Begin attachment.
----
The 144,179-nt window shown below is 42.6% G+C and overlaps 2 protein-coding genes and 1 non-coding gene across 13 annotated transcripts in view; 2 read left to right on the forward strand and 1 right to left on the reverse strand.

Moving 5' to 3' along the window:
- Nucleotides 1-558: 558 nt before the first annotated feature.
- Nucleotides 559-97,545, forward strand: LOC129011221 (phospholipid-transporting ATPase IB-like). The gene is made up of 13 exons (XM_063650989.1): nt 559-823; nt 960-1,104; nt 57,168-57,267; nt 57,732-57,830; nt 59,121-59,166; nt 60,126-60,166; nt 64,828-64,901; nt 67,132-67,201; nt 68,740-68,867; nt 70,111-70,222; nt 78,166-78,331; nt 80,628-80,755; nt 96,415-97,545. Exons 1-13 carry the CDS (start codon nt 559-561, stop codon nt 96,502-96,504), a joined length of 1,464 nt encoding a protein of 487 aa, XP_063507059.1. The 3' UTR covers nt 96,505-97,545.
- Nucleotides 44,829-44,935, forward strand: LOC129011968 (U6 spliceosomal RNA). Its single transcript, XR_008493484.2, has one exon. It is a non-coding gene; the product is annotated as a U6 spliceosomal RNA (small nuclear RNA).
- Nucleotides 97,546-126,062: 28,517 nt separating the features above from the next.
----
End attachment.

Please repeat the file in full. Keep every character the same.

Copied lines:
The 144,179-nt window shown below is 42.6% G+C and overlaps 2 protein-coding genes and 1 non-coding gene across 13 annotated transcripts in view; 2 read left to right on the forward strand and 1 right to left on the reverse strand.

Moving 5' to 3' along the window:
- Nucleotides 1-558: 558 nt before the first annotated feature.
- Nucleotides 559-97,545, forward strand: LOC129011221 (phospholipid-transporting ATPase IB-like). The gene is made up of 13 exons (XM_063650989.1): nt 559-823; nt 960-1,104; nt 57,168-57,267; nt 57,732-57,830; nt 59,121-59,166; nt 60,126-60,166; nt 64,828-64,901; nt 67,132-67,201; nt 68,740-68,867; nt 70,111-70,222; nt 78,166-78,331; nt 80,628-80,755; nt 96,415-97,545. Exons 1-13 carry the CDS (start codon nt 559-561, stop codon nt 96,502-96,504), a joined length of 1,464 nt encoding a protein of 487 aa, XP_063507059.1. The 3' UTR covers nt 96,505-97,545.
- Nucleotides 44,829-44,935, forward strand: LOC129011968 (U6 spliceosomal RNA). Its single transcript, XR_008493484.2, has one exon. It is a non-coding gene; the product is annotated as a U6 spliceosomal RNA (small nuclear RNA).
- Nucleotides 97,546-126,062: 28,517 nt separating the features above from the next.